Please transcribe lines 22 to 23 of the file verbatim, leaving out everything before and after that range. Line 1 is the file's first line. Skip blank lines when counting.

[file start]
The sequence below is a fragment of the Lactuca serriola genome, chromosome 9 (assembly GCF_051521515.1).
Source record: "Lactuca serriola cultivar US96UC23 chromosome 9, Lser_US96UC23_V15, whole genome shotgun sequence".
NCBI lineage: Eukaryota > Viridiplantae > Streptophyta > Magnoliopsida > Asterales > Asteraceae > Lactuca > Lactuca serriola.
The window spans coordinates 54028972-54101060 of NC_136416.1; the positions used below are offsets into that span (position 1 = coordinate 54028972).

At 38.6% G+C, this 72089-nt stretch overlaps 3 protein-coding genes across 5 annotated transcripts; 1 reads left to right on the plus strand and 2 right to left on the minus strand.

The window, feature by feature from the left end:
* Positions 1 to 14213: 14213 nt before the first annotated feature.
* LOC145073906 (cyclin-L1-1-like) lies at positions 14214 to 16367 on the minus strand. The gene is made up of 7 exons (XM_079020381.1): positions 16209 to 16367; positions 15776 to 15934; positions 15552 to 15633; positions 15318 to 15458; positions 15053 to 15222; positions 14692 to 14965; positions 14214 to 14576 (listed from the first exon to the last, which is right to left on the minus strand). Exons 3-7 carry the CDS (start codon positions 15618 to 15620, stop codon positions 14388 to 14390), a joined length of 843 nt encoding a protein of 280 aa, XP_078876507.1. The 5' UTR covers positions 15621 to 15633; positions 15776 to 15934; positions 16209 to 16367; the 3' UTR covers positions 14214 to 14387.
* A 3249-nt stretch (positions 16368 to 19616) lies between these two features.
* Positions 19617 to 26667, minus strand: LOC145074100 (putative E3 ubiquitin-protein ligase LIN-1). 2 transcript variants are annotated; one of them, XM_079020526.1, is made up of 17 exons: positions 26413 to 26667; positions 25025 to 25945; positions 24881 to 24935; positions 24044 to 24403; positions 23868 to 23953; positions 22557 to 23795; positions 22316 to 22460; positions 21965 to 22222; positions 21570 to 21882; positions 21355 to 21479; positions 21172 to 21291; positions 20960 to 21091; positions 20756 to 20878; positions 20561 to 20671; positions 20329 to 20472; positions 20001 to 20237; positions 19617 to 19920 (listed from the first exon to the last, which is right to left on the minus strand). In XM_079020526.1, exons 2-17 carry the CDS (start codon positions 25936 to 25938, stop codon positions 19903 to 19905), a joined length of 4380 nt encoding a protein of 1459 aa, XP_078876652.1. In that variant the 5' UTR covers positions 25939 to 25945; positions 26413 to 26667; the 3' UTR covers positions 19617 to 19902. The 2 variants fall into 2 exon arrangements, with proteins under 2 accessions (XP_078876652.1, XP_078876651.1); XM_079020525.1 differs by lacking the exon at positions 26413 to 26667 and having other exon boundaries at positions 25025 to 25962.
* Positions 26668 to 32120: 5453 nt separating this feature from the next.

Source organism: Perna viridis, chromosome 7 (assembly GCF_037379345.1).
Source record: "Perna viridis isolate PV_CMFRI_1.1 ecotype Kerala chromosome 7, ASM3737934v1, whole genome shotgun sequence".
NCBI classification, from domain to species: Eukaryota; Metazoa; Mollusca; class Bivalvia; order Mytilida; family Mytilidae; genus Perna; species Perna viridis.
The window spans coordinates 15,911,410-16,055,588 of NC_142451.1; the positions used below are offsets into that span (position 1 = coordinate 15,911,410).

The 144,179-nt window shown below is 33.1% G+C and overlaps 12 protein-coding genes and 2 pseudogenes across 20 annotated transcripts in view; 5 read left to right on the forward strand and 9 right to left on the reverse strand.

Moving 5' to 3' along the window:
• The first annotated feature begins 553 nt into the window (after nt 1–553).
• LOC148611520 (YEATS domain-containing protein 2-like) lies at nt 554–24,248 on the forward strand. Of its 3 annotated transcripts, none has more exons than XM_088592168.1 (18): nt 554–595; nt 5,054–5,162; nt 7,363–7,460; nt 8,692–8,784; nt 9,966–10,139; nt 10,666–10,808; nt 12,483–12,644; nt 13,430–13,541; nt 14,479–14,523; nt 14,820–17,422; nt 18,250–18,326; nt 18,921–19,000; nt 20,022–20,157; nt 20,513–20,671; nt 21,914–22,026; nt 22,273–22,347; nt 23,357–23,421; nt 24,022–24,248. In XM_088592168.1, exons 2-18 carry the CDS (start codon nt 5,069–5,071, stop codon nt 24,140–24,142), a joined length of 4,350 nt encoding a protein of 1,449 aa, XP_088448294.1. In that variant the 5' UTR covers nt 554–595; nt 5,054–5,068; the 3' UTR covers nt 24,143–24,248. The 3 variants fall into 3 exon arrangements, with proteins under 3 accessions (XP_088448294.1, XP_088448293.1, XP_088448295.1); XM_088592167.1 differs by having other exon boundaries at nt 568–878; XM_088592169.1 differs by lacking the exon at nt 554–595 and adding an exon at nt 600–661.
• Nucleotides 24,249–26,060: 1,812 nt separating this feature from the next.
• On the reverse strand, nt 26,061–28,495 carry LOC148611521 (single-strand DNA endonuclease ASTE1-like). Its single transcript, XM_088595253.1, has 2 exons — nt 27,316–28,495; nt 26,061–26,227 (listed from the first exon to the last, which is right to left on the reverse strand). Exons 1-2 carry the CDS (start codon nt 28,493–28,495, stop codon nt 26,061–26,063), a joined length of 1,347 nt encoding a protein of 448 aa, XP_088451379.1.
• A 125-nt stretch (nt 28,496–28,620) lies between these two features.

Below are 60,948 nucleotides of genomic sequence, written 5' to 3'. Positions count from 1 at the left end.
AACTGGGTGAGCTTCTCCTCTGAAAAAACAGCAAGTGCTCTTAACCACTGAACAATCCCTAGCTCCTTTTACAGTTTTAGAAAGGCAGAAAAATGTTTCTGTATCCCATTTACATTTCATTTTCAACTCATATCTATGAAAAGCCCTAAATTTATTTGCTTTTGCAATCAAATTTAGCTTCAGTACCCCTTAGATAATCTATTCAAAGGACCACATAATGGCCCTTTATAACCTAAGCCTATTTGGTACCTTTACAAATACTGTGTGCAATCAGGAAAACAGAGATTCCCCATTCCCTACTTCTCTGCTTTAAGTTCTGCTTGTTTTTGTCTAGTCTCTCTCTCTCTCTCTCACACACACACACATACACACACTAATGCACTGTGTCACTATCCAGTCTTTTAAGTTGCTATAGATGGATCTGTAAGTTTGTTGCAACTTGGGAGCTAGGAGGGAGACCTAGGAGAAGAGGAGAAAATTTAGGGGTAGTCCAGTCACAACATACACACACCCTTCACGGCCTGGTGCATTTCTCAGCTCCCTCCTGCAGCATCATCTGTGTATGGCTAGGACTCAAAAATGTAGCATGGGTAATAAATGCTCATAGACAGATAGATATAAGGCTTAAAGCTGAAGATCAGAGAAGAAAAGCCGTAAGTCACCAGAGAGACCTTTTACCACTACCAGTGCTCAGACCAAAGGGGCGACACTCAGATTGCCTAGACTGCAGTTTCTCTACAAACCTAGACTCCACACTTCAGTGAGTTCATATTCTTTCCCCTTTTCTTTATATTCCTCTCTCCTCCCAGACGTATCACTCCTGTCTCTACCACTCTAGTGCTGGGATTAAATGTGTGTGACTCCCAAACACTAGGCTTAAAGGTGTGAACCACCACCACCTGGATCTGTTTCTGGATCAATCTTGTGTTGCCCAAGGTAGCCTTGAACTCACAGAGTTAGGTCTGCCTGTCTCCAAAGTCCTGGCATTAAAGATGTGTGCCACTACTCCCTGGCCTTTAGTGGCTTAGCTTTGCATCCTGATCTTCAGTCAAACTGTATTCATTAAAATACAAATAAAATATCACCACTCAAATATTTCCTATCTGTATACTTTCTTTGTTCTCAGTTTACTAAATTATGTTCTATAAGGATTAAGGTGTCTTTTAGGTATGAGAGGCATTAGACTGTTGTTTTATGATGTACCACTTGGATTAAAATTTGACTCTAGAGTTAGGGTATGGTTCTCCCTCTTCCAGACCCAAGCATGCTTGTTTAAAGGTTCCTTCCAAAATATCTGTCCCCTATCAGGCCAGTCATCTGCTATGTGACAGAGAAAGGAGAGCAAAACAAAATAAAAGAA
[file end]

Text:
• A 125-nt stretch (nt 28,496–28,620) lies between these two features.

Below are 60,948 nucleotides of genomic sequence, written 5' to 3'. Positions count from 1 at the left end.